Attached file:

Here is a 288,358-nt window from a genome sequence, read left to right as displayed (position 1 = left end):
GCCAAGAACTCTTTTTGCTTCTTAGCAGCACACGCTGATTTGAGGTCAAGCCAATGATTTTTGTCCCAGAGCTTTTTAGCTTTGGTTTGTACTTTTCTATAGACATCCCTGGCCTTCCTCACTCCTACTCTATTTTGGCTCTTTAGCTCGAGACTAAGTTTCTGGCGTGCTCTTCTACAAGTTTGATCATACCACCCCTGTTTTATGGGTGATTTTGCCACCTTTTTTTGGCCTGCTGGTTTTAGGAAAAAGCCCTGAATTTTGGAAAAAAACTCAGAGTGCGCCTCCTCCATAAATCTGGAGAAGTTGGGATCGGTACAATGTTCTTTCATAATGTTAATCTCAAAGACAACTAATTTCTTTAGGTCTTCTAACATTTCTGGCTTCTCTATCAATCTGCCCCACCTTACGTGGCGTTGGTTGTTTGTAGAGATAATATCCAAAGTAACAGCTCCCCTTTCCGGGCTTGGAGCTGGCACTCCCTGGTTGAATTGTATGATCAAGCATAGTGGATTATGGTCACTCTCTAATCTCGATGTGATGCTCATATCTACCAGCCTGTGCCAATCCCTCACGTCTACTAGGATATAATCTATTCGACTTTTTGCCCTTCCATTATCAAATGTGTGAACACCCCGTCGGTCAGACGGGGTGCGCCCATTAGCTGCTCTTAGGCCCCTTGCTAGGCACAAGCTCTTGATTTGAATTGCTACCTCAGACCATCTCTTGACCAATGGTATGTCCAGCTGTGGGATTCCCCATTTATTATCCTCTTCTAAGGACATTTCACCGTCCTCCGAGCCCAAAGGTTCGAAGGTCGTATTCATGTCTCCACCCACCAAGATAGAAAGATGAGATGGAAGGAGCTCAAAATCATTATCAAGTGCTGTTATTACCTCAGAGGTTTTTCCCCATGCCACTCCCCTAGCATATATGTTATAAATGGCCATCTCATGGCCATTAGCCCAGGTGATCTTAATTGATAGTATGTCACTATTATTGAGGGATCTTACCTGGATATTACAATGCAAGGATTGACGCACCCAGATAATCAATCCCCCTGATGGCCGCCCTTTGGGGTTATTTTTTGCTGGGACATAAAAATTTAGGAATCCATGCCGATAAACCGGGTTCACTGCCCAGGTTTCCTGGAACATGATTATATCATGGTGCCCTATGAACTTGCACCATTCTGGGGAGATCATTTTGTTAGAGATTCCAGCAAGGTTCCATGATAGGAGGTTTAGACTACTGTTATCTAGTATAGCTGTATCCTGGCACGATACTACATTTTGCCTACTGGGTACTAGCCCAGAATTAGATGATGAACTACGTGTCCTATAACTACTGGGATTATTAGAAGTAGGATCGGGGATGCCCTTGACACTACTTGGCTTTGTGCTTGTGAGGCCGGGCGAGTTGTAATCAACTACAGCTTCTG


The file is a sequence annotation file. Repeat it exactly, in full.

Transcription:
Here is a 288,358-nt window from a genome sequence, read left to right as displayed (position 1 = left end):
GCCAAGAACTCTTTTTGCTTCTTAGCAGCACACGCTGATTTGAGGTCAAGCCAATGATTTTTGTCCCAGAGCTTTTTAGCTTTGGTTTGTACTTTTCTATAGACATCCCTGGCCTTCCTCACTCCTACTCTATTTTGGCTCTTTAGCTCGAGACTAAGTTTCTGGCGTGCTCTTCTACAAGTTTGATCATACCACCCCTGTTTTATGGGTGATTTTGCCACCTTTTTTTGGCCTGCTGGTTTTAGGAAAAAGCCCTGAATTTTGGAAAAAAACTCAGAGTGCGCCTCCTCCATAAATCTGGAGAAGTTGGGATCGGTACAATGTTCTTTCATAATGTTAATCTCAAAGACAACTAATTTCTTTAGGTCTTCTAACATTTCTGGCTTCTCTATCAATCTGCCCCACCTTACGTGGCGTTGGTTGTTTGTAGAGATAATATCCAAAGTAACAGCTCCCCTTTCCGGGCTTGGAGCTGGCACTCCCTGGTTGAATTGTATGATCAAGCATAGTGGATTATGGTCACTCTCTAATCTCGATGTGATGCTCATATCTACCAGCCTGTGCCAATCCCTCACGTCTACTAGGATATAATCTATTCGACTTTTTGCCCTTCCATTATCAAATGTGTGAACACCCCGTCGGTCAGACGGGGTGCGCCCATTAGCTGCTCTTAGGCCCCTTGCTAGGCACAAGCTCTTGATTTGAATTGCTACCTCAGACCATCTCTTGACCAATGGTATGTCCAGCTGTGGGATTCCCCATTTATTATCCTCTTCTAAGGACATTTCACCGTCCTCCGAGCCCAAAGGTTCGAAGGTCGTATTCATGTCTCCACCCACCAAGATAGAAAGATGAGATGGAAGGAGCTCAAAATCATTATCAAGTGCTGTTATTACCTCAGAGGTTTTTCCCCATGCCACTCCCCTAGCATATATGTTATAAATGGCCATCTCATGGCCATTAGCCCAGGTGATCTTAATTGATAGTATGTCACTATTATTGAGGGATCTTACCTGGATATTACAATGCAAGGATTGACGCACCCAGATAATCAATCCCCCTGATGGCCGCCCTTTGGGGTTATTTTTTGCTGGGACATAAAAATTTAGGAATCCATGCCGATAAACCGGGTTCACTGCCCAGGTTTCCTGGAACATGATTATATCATGGTGCCCTATGAACTTGCACCATTCTGGGGAGATCATTTTGTTAGAGATTCCAGCAAGGTTCCATGATAGGAGGTTTAGACTACTGTTATCTAGTATAGCTGTATCCTGGCACGATACTACATTTTGCCTACTGGGTACTAGCCCAGAATTAGATGATGAACTACGTGTCCTATAACTACTGGGATTATTAGAAGTAGGATCGGGGATGCCCTTGACACTACTTGGCTTTGTGCTTGTGAGGCCGGGCGAGTTGTAATCAACTACAGCTTCTG